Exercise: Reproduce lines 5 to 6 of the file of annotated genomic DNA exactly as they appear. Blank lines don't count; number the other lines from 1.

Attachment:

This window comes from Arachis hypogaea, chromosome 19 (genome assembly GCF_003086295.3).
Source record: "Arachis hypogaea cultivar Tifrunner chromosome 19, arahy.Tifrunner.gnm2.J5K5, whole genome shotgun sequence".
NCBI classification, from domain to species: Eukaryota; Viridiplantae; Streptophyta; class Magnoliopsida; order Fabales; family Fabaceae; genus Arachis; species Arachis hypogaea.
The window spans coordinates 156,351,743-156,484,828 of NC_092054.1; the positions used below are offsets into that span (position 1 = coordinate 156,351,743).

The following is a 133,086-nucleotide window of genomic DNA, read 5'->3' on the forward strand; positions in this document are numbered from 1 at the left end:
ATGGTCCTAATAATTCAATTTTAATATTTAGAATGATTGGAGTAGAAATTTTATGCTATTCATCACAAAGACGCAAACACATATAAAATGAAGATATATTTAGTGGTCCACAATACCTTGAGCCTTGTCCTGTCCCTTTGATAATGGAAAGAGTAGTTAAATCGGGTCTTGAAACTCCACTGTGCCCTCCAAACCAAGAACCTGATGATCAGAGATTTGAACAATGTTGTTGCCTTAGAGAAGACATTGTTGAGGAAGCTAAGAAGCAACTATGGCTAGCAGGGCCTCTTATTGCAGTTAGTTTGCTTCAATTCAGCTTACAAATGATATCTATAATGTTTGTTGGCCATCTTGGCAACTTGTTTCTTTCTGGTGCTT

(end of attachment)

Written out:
The following is a 133,086-nucleotide window of genomic DNA, read 5'->3' on the forward strand; positions in this document are numbered from 1 at the left end:
ATGGTCCTAATAATTCAATTTTAATATTTAGAATGATTGGAGTAGAAATTTTATGCTATTCATCACAAAGACGCAAACACATATAAAATGAAGATATATTTAGTGGTCCACAATACCTTGAGCCTTGTCCTGTCCCTTTGATAATGGAAAGAGTAGTTAAATCGGGTCTTGAAACTCCACTGTGCCCTCCAAACCAAGAACCTGATGATCAGAGATTTGAACAATGTTGTTGCCTTAGAGAAGACATTGTTGAGGAAGCTAAGAAGCAACTATGGCTAGCAGGGCCTCTTATTGCAGTTAGTTTGCTTCAATTCAGCTTACAAATGATATCTATAATGTTTGTTGGCCATCTTGGCAACTTGTTTCTTTCTGGTGCTT